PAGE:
Changes in maternal sensitivity across the first three years: are mothers from different attachment dyads differentially influenced by depressive symptomatology?Attach Hum Dev. 2008 Sep; 10(3):299-317.AH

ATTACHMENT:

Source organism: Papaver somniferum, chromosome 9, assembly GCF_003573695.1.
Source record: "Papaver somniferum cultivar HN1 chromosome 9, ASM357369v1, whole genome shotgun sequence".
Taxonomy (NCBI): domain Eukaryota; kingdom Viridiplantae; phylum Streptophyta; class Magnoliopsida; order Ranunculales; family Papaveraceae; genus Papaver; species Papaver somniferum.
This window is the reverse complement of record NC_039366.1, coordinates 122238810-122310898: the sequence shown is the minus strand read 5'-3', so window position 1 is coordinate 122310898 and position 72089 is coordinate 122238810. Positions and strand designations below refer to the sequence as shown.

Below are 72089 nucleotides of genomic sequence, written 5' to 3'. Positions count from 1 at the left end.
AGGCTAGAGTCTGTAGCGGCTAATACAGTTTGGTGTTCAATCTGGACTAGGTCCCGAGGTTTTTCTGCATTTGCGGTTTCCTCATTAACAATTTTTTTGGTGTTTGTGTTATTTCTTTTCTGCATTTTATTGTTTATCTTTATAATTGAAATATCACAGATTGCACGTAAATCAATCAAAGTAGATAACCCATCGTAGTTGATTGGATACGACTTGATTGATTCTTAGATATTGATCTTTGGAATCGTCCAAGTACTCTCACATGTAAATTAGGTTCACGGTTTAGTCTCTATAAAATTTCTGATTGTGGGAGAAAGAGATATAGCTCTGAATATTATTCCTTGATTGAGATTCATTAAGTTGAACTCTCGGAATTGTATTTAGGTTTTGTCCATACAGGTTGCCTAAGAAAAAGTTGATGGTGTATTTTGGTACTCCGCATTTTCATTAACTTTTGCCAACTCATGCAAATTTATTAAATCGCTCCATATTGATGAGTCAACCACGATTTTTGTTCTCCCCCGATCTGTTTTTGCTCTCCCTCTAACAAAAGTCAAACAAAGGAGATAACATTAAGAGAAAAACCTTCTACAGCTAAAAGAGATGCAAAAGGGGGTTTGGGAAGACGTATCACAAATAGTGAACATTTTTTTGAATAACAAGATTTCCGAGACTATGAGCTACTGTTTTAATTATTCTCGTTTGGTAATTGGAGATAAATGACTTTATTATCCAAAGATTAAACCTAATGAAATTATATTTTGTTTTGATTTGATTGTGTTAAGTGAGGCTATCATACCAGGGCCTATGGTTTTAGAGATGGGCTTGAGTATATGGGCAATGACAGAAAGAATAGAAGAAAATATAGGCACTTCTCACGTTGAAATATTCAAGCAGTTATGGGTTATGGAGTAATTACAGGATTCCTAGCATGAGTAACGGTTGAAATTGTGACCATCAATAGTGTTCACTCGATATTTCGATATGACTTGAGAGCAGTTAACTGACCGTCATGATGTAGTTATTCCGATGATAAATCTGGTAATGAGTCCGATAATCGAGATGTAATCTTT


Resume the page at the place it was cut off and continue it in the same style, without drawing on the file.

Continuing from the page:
Hierarchical linear modeling was used to describe longitudinal relations between maternal sensitivity and depressive symptomatology for mothers of children with differing attachment classifications at 36 months of child age using data from the NICHD Study of Early Child Care. Attachment during toddlerhood was assessed using a modified Strange Situation Paradigm developed by the MacArthur Working Group on Attachment. On average, maternal sensitivity increased longitudinally from 6 to 36 months for groups with children classified as secure or resistant, but not for groups classified as avoidant or disorganized. Higher maternal depressive symptoms were associated with lower levels of sensitivity for all mothers, although this effect was significantly less severe for mothers of securely attached children. In addition, higher maternal depressive symptoms were associated with decreases in sensitivity from 6 to 36 months for mothers of children who at 36 months showed disorganized attachments combined with underlying patterns of avoidant or resistant behavior.